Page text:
The devil horns have become a generic sign that people recognize mainly as representing “rock on.”
Earlier this month, Kiss frontman Gene Simmons filed to trademark the ‘Devil Horns’ hand gesture, but this unusual application was soon after abandoned. The application listed the date of first use as November 14, 1974, and the specimen of use was a photograph of Simmons flashing the hand gesture alongside Foo Fighters’ Dave Grohl.
Just two weeks later, Simmons reconsidered if he had valid trademark rights to the hand gesture, as he abandoned the application with the United States Patent and Trademark Office. His application caused criticism from fellow musicians who saw the application as a shameless overreach by Simmons as he is one of the most successful musician-entrepreneurs in history.
“This may well have just have been a publicity stunt – and a successful one at that! For just a few hundred dollars, Simmons has gotten an incredible amount of press about this filing already,” said National Trademark Expert Catherine Farrelly of the NYC-based Frankfurt Kurnit Klein & Selz, who sat down with IPWatchdog to talk about the trademark and why she thinks the application would not be accepted. Even before the decision against accepting Simmons’s application came out, Farrelly did not think he would win.
This recent application shows Simmons’s effort to establish that he is the only musical artist in the U.S. who is allowed to use that gesture for live appearances. Although he thinks this gesture is closely associated with himself, that it has become his personal trademark, rock stars have been using this symbol for ages. Through widespread use, it has actually become a generic sign that people recognize as meaning “rock on,” among other things. In fact, according to Ronnie James Dio, who originally popularized the devil horns symbol when he was with Black Sabbath, the hand gesture is a sign to ward off evil.
“The withdrawal of the application is a smart move on Simmons’s part. The application was doomed for failure for numerous reasons – including because his evidence of use did not actually show the trademark (Simmons used the wrong hand in the photograph)!” explained Farrelly. “In addition, the evidence of use did not show any relationship between the gesture and the services listed in the registration, and I expect the application also would have been refused on the basis that the gesture is a generic symbol that does not function as a trademark, given its widespread use by other musical artists.”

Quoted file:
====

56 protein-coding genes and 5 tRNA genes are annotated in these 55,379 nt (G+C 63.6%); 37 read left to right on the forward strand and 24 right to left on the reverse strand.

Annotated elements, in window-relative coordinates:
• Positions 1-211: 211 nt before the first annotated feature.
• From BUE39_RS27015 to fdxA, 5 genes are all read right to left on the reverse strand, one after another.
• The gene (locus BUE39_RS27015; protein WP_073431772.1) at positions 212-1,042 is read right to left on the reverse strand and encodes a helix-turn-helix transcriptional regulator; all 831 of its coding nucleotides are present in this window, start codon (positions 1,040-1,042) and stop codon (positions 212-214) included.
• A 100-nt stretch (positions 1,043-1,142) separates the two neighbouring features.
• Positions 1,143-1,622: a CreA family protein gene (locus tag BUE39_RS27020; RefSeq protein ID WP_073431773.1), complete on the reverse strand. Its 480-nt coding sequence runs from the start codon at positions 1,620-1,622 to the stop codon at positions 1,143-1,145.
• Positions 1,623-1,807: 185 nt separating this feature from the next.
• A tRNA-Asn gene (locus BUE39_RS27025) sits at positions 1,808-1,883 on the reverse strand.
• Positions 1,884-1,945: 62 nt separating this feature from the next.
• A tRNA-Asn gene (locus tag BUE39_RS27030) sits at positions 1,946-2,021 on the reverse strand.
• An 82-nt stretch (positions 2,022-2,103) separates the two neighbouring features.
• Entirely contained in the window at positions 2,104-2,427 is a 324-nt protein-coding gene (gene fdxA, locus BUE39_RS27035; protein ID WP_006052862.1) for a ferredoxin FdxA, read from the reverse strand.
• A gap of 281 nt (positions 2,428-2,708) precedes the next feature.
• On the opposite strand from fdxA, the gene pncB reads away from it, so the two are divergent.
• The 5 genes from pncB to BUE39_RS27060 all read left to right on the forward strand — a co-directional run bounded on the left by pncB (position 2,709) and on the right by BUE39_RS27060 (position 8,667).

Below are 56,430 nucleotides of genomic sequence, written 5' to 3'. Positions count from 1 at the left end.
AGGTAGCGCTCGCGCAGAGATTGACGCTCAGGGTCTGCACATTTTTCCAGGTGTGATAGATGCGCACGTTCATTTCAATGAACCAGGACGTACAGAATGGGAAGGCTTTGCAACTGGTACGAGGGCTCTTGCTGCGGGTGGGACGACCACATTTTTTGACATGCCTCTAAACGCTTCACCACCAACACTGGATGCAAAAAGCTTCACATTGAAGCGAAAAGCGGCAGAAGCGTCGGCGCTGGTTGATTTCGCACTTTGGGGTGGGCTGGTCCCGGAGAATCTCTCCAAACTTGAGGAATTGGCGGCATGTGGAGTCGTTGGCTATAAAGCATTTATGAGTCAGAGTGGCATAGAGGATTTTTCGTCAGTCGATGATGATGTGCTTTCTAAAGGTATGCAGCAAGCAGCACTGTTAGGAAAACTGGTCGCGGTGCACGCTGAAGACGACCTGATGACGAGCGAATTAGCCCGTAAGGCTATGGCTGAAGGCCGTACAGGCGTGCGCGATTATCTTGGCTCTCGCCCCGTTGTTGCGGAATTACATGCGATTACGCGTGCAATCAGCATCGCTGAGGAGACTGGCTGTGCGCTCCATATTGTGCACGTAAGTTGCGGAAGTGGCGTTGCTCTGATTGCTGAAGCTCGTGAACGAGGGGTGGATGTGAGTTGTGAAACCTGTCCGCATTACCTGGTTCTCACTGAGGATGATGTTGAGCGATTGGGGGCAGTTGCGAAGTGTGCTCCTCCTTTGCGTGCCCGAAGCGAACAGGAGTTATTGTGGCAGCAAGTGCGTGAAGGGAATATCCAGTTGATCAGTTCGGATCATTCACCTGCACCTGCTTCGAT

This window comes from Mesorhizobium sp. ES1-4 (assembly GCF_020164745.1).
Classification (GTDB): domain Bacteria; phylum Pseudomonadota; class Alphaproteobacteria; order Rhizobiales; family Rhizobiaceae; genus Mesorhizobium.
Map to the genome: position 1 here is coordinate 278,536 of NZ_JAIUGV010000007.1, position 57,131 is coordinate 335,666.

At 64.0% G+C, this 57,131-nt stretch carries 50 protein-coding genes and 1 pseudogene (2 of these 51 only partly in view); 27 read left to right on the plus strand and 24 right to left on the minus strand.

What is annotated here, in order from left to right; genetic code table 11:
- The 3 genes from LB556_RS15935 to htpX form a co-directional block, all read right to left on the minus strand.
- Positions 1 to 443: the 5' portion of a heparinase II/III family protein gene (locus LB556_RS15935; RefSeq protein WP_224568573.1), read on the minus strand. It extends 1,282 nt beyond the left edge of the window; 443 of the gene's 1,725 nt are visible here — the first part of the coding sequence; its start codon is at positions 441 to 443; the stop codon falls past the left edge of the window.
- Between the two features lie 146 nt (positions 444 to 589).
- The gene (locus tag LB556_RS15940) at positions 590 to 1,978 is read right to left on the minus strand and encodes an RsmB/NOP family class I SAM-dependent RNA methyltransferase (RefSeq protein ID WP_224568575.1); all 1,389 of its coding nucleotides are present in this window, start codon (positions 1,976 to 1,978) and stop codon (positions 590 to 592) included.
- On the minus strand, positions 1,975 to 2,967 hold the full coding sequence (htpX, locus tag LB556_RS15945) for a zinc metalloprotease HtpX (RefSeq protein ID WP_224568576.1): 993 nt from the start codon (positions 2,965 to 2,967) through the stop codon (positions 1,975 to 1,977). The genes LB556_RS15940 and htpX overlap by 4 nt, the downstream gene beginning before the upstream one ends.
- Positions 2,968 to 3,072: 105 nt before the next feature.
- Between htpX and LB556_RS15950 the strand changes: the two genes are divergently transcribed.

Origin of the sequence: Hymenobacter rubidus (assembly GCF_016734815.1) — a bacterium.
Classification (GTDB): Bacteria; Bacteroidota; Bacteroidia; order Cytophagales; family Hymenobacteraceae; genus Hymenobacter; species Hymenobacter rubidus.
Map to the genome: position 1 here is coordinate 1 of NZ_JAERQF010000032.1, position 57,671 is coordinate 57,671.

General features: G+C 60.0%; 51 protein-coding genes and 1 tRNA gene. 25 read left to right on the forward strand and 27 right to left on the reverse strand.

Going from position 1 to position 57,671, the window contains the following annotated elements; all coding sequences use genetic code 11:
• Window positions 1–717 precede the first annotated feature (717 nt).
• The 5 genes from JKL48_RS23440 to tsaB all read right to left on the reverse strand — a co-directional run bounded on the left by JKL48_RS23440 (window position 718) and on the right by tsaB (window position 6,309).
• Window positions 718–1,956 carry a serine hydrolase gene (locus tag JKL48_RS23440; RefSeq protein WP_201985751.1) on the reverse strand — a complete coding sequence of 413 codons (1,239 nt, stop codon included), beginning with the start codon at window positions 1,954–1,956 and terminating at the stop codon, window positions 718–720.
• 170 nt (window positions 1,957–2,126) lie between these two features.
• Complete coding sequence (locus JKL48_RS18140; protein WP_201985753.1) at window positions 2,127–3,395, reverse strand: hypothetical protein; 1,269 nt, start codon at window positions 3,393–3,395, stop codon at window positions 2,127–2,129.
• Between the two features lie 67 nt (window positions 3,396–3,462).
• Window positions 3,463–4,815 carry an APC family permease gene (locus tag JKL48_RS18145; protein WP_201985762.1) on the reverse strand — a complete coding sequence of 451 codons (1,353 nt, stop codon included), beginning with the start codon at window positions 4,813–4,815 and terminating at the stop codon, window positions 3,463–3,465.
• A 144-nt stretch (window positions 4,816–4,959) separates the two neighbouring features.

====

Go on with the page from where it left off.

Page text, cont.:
Farrelly stated that she expected this trademark would be rejected for a few different reasons. First, the drawing of the trademark in the application is clearly of a gesture made with the right hand. However, that is not the gesture shown in the photo, as Simmons is using his left hand in the photo, so the photo does not depict the gesture that Simmons claims is his trademark. Second, Simmons does not appear to be using the gesture as a trademark, i.e. to signal to customers the source of goods and services. The application only covers the gesture in relation to entertainment like live performances by a musical artist. Given that Dave Grohl is also in the photo, it looks like a party photo of two musicians standing next to one another, in which one is making a “rock on” or “devil’s horn” gesture. Third, the symbol is generic, finding that it has been used by so many musicians throughout the years that it is no longer capable of functioning as a trademark and designating a source.
To date, there have been many other hand gestures like this trademarked. In fact, the University of Texas owns a federal registration for the Hook ‘Em Horns symbol for “decals, decorative decals for vehicle windows, stickers; shirts; t-shirts.” But in this example, the symbol is actually used on the goods. However, the University of Texas did not rely on a photo of a person making the symbol as its evidence of use like Simmons did.
It comes down to the fact that today’s trademark law clearly states that generic terms cannot be protected as trademarks because they cannot identify source – which is the fundamental purpose of a trademark, per Farrelly. By filing the application, Simmons claimed that his use of the devil’s horns gesture tells consumers that he is the source of a concert or a public appearance.
“This is an absurd position,” she said. “For decades, rock fans have seen countless other musicians make that symbol. No one views it as identifying source – it just means ‘rock on.’ No one seeing another musician make that symbol during a concert is going to mistakenly believe that the band is affiliated with Gene Simmons as a result. The gesture is ubiquitous in the rock world.”